Empty / Full


Some days the glass looks empty.  Some days it looks full.  I’m not talking about a glass that has liquid to the half-way line, something you might be expected to see differently depending upon circumstances.  It’s the same damned glass.   Figure that out.

But I’m still here, still muddling forward.   I’ve had a few nibbles on the restaurant, so far all of the “let me pay your rent and use your restaurant” variety.   That does at least mean there’s interest, and therefore progress.  My cousin Micki and I decided yesterday to have a big family garage sale this spring, which will get rid of a bunch of stuff.  I spent the last few days working on a grant that will provide only $3200 if I win it.  Spent more than that to write it.  The only happy interpretation of that idiocy is that at least there won’t be a lot of competition.  Some day I’ll fill you in on the whole thing, but today I don’t have the patience or stomach for it.

So instead I will talk about something else entirely.  I’ve been attempting to save a little house, built by a ship chandler in 1870.  He built schooners.  The house is still standing, and standing in great condition considering, but standing in the wrong place — where our city officials envision a parking lot.  In the middle of our little downtown, less than a block from Round Lake and a block from Lake Michigan.  It’s the 4th-oldest structure in the city.

I sought a preliminary determination of the building’s worthiness as a national historic site from the State History Preservation Office, and obtained a favorable report based on two factors:  architecture (one of the oldest standing examples of a type of building called an I-house, once common in Michigan and on the east coast) and people (the family that built and occupied it until the city purchased it in the early 1990s).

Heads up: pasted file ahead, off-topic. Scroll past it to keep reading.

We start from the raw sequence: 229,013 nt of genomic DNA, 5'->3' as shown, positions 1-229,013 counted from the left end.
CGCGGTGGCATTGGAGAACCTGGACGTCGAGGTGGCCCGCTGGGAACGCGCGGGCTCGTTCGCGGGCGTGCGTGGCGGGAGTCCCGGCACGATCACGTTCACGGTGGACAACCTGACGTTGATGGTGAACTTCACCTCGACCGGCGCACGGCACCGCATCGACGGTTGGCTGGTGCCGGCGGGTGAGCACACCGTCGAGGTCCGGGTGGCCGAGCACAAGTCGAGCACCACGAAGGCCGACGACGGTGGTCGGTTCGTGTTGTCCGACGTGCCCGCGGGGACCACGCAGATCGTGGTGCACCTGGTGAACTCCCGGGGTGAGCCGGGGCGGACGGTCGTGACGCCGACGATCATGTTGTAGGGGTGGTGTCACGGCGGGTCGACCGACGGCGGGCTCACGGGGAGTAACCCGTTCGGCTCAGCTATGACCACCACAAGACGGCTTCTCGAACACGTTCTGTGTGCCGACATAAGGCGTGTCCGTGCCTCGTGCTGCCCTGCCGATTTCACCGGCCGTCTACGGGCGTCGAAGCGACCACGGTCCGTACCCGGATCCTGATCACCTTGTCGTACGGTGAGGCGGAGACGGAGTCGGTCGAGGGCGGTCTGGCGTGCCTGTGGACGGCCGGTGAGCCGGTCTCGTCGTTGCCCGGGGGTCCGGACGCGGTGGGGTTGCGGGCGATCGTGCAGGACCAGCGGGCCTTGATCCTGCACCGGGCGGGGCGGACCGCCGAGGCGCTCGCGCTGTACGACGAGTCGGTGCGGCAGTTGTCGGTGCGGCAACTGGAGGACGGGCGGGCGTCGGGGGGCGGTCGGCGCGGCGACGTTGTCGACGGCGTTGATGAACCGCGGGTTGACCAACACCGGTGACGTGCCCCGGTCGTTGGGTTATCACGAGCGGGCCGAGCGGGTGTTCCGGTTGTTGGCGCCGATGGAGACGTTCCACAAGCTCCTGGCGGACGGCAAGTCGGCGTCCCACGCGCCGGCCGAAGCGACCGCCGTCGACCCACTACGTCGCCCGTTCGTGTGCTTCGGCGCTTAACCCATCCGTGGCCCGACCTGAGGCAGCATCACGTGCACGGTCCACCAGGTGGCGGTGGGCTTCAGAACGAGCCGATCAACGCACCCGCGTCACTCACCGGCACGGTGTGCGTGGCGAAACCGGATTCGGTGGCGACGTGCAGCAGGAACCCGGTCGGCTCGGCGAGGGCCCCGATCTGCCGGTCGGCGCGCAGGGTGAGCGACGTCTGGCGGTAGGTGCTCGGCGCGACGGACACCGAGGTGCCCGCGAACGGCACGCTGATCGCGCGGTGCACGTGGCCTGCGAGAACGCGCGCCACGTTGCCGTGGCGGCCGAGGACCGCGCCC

The City decided to raze it and build the parking lot.

Now we have a new twist on things.  A film company is in town, led by a young man who graduated from the local high school.   We have been assured that it is a “Christian” film company, meaning I guess that the “good” guys win in the end and there’s no sex, or at least no sex goes unpunished.  They need a house to burn down for the film — bad guys throw a Molotov cocktail through a window as part of a gang initiation, I think.   The bad guys are from Chicago, naturally, and are recruiting a good local boy, former basketball star / snowmobile enthusiast.

Well, the building is going down anyway, so there’s no reason not to burn it.  There is more dignity in a fire than a wrecking ball, I think.  I do wonder about a fire on the upwind side of the downtown, that close to Lake Michigan.  After all, the town has burned several times, and most of the buildings are still constructed of wood.  The conflagration is scheduled for March 23.    On the plus side, my restaurant is one of only two downtown establishments upwind of the fire.   Stay tuned for further developments.


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